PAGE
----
If you’ve been keeping up with our ongoing series of posts, then you know the drill. We’re going to look, in this post, at obscenity and related charges. In case you haven’t, though, we’ve been taking a look at some of the various charges on the books in the state of New York in relation the penal code. We’ve looked at violent offenses, racketeering, even recently added charges like cyber crimes and the like. We’ve done so with the earnest belief that when you take the often confusing mountain of legalese that you’ll come across when looking at the law and then going ahead to break it down into simple chunks that not only make a lot of sense but also make it easy for you to mount a successful legal defense when it comes to reducing or even dismissing your charges outright. So with that said, let’s go ahead and get started.
You’re guilty of this crime when you know the content and character of material and promote or possess obscene material, or produce or present an obscene performance. Obscenity in the third degree is a class A misdemeanor.
For the second degree charge, you’re guilty when you commit the third degree version of this crime and have previously been convicted of the same. Obscenity in the second degree is considered to be a class E felony.
This is just when you promote or possess with the intent to promote any obscene material. Obscenity in the first degree is a class D felony.
There are a couple of presumptions involved with this charge. Among them, anyone who promotes obscene material or possesses same with the intention of promoting it is presumed to do so while knowing what it is. Also, someone who possesses six or more similar obscene articles is presumed to possess them with the intention of promoting them. These provisions don’t apply to public libraries and the like, though.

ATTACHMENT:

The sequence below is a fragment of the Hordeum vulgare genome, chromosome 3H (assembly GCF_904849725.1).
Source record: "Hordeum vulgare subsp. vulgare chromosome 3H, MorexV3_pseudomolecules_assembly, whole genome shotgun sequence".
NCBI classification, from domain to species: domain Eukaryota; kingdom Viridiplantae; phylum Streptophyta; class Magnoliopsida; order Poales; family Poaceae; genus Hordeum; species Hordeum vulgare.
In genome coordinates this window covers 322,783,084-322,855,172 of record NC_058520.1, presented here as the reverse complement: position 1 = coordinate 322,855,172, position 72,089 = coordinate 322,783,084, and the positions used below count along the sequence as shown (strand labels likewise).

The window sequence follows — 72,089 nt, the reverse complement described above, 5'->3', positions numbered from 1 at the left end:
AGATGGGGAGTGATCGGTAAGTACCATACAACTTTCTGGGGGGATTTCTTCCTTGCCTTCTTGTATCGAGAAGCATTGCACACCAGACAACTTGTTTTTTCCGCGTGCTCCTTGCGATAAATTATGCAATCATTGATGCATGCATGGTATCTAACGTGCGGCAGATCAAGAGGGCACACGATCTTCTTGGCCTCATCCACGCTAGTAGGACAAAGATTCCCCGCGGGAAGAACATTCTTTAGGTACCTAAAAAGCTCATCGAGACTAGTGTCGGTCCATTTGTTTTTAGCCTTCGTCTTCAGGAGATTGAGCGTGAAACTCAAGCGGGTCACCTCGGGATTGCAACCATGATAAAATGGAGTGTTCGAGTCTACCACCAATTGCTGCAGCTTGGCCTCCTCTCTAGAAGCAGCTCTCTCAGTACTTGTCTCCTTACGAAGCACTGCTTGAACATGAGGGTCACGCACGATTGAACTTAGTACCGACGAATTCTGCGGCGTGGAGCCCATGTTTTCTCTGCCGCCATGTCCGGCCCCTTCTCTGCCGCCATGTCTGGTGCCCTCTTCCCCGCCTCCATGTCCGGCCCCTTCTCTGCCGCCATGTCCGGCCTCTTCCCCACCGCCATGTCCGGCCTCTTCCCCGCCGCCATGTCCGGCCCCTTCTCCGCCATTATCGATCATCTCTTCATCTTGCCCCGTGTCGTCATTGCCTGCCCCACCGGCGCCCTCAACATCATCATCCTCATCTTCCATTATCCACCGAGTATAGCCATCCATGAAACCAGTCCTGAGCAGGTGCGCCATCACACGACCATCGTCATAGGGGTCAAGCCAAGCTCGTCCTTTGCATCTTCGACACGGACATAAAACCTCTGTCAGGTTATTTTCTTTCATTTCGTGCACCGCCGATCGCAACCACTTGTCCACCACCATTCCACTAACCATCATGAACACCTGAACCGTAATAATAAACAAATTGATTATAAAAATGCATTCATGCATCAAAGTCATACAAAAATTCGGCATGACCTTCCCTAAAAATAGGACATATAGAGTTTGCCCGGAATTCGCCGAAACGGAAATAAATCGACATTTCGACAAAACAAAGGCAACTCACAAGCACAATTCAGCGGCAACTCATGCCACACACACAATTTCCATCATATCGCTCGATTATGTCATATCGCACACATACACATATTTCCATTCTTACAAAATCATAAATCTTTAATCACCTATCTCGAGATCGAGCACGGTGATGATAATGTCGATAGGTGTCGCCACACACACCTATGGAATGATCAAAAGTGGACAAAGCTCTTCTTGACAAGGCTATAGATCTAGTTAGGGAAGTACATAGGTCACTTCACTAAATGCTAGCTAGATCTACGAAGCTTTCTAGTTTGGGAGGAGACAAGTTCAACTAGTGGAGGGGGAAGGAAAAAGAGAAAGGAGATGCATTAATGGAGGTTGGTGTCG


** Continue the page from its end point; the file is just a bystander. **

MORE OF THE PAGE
Obscenity or disseminating indecent material to minors in the second degree; defense.
In some kind of prosecution for the crime of obscenity or disseminating this kind of material to minors, it’s considered an affirmative defense that the people who were given this material were in the context of being in some kind of scientific, educational, or other similar type of place where it’s authorized for these things to be viewed. It’s also an affirmative defense that the person who was charged was a projectionist, stage employee, or other type of person who didn’t have a managerial role and also didn’t have any kind of financial connection to the promotion of these materials.
As you can see, that wasn’t too bad at all. In fact, once you break down these things into more manageable chunks, as we said before, everything becomes relatively simple to understand, which of course is going to make your potential legal defense for any charges that much easier to mount. But the thing is, you can know the law forward and backward and that’s not going to do you one bit of good if you don’t have the right legal assistance to fight by your side.
Todd is a miracle worker who will work tirelessly for you and your family. He is one of the few attorneys i've met - who I earnestly trust to protect me, and who I am happy to refer to our friends and fellow family members. The Spodek Law Group is someone you want on your side, because they will treat you just like family. Todd and his team are available 24/7, and they always answered our calls. Even when we were being irrational, and crazy - they were calm and super helpful. Just call Todd. He gives you a free consultation and is very understanding.- Donna & Robert
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